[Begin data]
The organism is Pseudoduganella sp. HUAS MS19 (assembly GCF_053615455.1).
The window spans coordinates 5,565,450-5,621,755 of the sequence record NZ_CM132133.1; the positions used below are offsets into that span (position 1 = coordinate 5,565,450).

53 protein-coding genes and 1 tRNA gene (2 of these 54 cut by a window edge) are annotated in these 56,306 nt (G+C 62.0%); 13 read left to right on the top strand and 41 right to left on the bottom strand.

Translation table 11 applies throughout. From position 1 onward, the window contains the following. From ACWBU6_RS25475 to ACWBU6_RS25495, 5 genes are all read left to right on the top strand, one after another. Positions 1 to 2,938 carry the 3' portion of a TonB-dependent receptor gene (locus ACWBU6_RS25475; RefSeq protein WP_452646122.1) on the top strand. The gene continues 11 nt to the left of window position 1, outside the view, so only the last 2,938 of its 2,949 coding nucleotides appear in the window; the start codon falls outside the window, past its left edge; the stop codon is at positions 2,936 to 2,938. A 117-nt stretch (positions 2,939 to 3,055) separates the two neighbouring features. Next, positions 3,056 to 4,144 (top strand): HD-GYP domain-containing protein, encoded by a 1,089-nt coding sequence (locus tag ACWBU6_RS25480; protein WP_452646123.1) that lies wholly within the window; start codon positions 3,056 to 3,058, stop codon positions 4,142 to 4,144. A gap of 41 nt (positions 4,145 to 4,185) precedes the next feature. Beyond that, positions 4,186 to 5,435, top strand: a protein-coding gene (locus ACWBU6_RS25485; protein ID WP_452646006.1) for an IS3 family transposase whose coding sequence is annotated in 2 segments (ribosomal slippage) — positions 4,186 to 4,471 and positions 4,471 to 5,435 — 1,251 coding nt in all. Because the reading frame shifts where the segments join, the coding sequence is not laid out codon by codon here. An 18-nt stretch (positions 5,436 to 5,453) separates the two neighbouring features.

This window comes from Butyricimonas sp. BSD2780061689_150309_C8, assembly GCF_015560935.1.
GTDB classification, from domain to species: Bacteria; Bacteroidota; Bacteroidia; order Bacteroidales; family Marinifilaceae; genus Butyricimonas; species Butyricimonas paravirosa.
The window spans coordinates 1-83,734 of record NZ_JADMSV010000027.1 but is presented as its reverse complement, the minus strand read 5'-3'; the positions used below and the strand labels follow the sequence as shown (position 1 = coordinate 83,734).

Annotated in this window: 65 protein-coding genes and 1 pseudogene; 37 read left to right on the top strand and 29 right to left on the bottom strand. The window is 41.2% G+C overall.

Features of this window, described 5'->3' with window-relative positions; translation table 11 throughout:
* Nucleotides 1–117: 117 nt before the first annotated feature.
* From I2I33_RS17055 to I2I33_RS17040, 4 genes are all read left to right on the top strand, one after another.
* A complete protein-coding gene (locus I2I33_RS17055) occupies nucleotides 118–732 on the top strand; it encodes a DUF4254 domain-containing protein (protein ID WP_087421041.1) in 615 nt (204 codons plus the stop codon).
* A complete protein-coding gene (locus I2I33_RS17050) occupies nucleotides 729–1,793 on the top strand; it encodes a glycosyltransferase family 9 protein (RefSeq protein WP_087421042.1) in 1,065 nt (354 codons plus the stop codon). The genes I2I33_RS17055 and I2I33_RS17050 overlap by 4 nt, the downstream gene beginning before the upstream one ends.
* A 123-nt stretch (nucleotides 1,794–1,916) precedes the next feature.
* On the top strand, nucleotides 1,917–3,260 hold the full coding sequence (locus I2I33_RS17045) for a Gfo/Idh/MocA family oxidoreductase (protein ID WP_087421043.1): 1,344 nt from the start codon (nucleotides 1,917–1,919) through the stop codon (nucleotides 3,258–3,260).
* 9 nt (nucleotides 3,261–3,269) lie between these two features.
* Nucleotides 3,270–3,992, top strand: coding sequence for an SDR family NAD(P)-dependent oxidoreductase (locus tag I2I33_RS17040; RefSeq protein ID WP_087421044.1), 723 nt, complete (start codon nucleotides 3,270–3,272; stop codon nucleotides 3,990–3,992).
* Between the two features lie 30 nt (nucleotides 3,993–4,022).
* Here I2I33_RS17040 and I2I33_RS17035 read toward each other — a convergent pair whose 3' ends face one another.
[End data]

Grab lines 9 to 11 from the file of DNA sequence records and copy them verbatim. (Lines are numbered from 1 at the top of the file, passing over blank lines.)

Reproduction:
Features of this window, described 5'->3' with window-relative positions; translation table 11 throughout:
* Nucleotides 1–117: 117 nt before the first annotated feature.
* From I2I33_RS17055 to I2I33_RS17040, 4 genes are all read left to right on the top strand, one after another.